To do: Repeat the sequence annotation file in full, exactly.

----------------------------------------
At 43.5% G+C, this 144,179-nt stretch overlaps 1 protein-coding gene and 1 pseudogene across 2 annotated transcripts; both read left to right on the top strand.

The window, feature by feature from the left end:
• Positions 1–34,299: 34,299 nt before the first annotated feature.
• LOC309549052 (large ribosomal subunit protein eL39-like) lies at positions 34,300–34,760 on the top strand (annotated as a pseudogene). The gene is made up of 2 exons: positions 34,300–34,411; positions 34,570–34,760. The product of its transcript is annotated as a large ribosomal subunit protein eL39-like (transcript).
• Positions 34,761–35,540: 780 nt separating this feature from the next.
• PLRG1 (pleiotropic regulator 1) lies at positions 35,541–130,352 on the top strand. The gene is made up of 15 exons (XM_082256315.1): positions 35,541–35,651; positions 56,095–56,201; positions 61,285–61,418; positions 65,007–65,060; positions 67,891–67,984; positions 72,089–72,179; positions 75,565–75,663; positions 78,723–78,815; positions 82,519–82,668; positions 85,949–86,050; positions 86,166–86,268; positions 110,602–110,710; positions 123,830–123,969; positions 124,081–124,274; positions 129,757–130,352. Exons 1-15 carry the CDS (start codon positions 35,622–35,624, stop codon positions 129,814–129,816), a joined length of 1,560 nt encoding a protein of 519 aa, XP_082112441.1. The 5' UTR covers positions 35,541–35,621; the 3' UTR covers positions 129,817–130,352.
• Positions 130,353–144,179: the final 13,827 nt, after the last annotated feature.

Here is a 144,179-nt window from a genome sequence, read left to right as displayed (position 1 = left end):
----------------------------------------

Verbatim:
At 43.5% G+C, this 144,179-nt stretch overlaps 1 protein-coding gene and 1 pseudogene across 2 annotated transcripts; both read left to right on the top strand.

The window, feature by feature from the left end:
• Positions 1–34,299: 34,299 nt before the first annotated feature.
• LOC309549052 (large ribosomal subunit protein eL39-like) lies at positions 34,300–34,760 on the top strand (annotated as a pseudogene). The gene is made up of 2 exons: positions 34,300–34,411; positions 34,570–34,760. The product of its transcript is annotated as a large ribosomal subunit protein eL39-like (transcript).
• Positions 34,761–35,540: 780 nt separating this feature from the next.
• PLRG1 (pleiotropic regulator 1) lies at positions 35,541–130,352 on the top strand. The gene is made up of 15 exons (XM_082256315.1): positions 35,541–35,651; positions 56,095–56,201; positions 61,285–61,418; positions 65,007–65,060; positions 67,891–67,984; positions 72,089–72,179; positions 75,565–75,663; positions 78,723–78,815; positions 82,519–82,668; positions 85,949–86,050; positions 86,166–86,268; positions 110,602–110,710; positions 123,830–123,969; positions 124,081–124,274; positions 129,757–130,352. Exons 1-15 carry the CDS (start codon positions 35,622–35,624, stop codon positions 129,814–129,816), a joined length of 1,560 nt encoding a protein of 519 aa, XP_082112441.1. The 5' UTR covers positions 35,541–35,621; the 3' UTR covers positions 129,817–130,352.
• Positions 130,353–144,179: the final 13,827 nt, after the last annotated feature.

Here is a 144,179-nt window from a genome sequence, read left to right as displayed (position 1 = left end):